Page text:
Re: capitalist religion (was: NANO: _Forbes_ cover story)

From: Technotranscendence (
Date: Mon Jul 16 2001 - 20:27:59 MDT

On Monday, July 16, 2001 3:11 PM Mike Lorrey wrote:
> I wouldn't say that. I would say that they only focus on health problems
> for which there is a significant market, generally, and when they find a
> drug treats a rather rare disease, with lets say only a few hundred
> cases in the entire world, they have to not only divide the cost of
> tooling up, producing, and distributing the few doses of the drug to
> such a small market, that market has to absorb the huge amounts of
> research that went into discovering that drug. If, say, one dose costs
> many thousands of dollars, the drug company generally won't even put it
> through FDA trials (which is necessary to make it coverable by
> insurance),

FDA trials are not "necessary" to get the drug covered by insurance, they
are legally mandated to sell drugs in the US at all.

> You are improperly assuming that no capitalist would engage in
> philanthropic activities, which is actually how much of the non-profit
> research is funded.

I think philanthropy is beside the point, but you still make a good point
here. The rich generally fund their own critics just like in _Atlas

> > Did you know that many people who travel to USA worry about getting ill
> > while over there and accruing massive and crippling medical bills for
> > treatment that in Australia or UK or Europe would be relatively
> > inconsequential? Your medical system is heavily privatised and the most
> > expensive on the planet.

On Miriam English's point above: the US system is NOT privatized. It's
heavily regulated. In fact, I bet it's the most regulated part of the
economy -- unless banking is more regulated than it. The level of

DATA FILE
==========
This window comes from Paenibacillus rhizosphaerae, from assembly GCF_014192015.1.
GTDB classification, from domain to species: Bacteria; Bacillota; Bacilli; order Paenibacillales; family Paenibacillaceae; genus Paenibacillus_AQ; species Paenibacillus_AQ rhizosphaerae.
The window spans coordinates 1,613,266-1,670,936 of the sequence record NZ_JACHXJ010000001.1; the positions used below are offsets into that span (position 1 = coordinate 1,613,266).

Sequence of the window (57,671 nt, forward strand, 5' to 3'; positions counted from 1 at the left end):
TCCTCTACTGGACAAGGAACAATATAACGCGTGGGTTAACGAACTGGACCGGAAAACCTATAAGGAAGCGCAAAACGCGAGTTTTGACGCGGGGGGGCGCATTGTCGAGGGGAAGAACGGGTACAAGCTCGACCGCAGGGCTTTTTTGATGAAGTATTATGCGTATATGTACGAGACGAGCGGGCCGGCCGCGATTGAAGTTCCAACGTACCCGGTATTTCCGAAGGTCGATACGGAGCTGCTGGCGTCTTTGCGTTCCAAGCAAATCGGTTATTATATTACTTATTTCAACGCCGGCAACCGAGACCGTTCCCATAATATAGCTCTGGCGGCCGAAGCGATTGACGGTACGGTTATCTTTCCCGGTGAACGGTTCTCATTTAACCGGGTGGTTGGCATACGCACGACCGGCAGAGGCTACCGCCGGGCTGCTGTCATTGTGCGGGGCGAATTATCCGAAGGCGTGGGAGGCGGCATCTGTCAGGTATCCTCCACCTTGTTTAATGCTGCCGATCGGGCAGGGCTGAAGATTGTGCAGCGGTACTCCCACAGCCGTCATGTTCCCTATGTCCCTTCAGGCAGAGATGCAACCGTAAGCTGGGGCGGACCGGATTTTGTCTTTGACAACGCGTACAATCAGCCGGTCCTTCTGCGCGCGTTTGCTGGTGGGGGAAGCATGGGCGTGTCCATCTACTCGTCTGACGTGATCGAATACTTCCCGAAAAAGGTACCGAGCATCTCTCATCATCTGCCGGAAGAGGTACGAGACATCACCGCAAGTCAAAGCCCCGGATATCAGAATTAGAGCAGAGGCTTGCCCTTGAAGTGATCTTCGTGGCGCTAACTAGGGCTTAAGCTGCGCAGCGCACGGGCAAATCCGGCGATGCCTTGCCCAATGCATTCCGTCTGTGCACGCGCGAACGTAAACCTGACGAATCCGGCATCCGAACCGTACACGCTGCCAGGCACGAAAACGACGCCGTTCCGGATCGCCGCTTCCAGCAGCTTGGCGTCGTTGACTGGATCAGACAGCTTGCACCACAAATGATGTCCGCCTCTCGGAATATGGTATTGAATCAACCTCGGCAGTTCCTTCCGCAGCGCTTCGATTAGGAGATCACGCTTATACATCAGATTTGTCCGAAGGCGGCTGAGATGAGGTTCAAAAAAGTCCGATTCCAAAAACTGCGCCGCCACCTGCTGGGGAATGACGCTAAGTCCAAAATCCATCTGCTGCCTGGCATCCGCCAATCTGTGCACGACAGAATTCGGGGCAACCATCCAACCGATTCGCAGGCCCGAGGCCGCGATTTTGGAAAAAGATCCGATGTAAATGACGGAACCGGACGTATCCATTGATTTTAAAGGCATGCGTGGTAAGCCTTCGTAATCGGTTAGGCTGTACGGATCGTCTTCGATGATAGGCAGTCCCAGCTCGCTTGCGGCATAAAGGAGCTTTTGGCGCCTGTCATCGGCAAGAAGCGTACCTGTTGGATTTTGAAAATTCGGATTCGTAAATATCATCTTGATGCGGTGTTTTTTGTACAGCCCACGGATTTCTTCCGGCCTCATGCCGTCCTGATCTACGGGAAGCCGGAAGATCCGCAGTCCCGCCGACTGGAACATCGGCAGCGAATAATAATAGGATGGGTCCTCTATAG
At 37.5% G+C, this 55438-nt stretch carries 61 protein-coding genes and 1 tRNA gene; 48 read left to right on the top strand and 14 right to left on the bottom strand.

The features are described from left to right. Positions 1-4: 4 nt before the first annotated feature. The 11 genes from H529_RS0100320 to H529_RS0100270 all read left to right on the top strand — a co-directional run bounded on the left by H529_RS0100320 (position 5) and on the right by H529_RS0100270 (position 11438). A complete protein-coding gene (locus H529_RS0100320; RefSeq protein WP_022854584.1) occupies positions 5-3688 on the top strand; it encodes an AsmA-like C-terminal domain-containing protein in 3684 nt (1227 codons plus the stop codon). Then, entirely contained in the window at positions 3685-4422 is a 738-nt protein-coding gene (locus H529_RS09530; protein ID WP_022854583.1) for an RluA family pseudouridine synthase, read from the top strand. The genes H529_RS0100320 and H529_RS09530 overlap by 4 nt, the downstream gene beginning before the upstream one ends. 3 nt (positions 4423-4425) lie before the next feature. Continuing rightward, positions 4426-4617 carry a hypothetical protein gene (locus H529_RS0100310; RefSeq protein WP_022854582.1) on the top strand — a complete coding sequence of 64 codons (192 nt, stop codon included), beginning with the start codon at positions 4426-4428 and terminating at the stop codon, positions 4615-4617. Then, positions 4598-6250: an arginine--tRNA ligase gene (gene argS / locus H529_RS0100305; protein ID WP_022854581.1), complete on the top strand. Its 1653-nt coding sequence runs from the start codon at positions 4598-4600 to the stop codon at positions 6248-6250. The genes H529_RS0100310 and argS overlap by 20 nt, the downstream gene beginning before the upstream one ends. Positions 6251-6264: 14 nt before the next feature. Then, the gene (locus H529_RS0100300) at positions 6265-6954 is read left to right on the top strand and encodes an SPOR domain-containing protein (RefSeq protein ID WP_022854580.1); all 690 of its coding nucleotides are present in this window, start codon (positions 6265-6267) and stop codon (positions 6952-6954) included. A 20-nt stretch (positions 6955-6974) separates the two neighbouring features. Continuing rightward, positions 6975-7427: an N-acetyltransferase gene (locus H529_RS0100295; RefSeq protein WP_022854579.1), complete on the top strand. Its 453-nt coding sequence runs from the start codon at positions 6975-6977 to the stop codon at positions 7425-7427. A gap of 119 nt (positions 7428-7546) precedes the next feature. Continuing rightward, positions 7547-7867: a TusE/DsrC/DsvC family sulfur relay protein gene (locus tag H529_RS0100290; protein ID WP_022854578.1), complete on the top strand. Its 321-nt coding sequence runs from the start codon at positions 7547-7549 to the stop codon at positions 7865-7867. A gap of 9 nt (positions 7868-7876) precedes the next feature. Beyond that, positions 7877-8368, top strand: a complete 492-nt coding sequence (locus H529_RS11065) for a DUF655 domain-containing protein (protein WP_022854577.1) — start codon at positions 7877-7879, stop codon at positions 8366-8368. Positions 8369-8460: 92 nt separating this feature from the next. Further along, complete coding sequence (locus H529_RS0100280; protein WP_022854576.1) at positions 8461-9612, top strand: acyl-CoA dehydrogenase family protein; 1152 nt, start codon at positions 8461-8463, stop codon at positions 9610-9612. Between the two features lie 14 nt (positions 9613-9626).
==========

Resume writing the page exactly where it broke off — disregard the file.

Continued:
government regulation and government subsidy in healthcare has been rising
since the 19th century. The latter took a huge upswing after the creation
of the Medicare and Medicaid programs during the 1960s. Before those
programs, a weeks stay in the hospital was affordable to middle class
Americans. Today, this is not the case. I don't think that's a coincidence
and there have been economic analyses done showing how government
intervention in healthcare is the main cause here. (See, e.g., Sanford
Ikeda's _The Dynamics of the Mixed Economy: Toward a Theory of
Intervetionism_, pp134-6 and the references therein.)

Blaming the free market for the failures of the welfare state here is

> Part of the reason it is so expensive is because socialist health
> systems externalize their highest costs onto our market, which drives up
> demand and therefore prices. How is this done? By purposely rationing
> expensive treatements such that the waiting lines for these treatments
> are longer than the life expectancy of the patients, so they instead
> come here to the US, pay out of their own pocket to get treated, and
> their buying that treatment here drives up the price here for our sick
> people to get the same treatment.

I think this isn't that big a factor. I think US government intervention in
healthcare and subsidies to it are the main culprit. Foreigners coming here
for treatments is, IMHO, just noise in terms of the costs.

> > Don't get me wrong. I am not saying the US medical system is crap. It
> > its uses -- its advantages and disadvantages... but that doesn't make it
> > better than other systems. In fact American medicine is becoming
> > to large parts of its own society thru its inability to attend to the
> > of the great numbers of poor.
> Because the health market is being distorted by the externalities of
> socialized medicine in other countries.

Try regulated medicine here. The US does not have a free market in
healthcare and it's certainly becoming less free each year.


Daniel Ust

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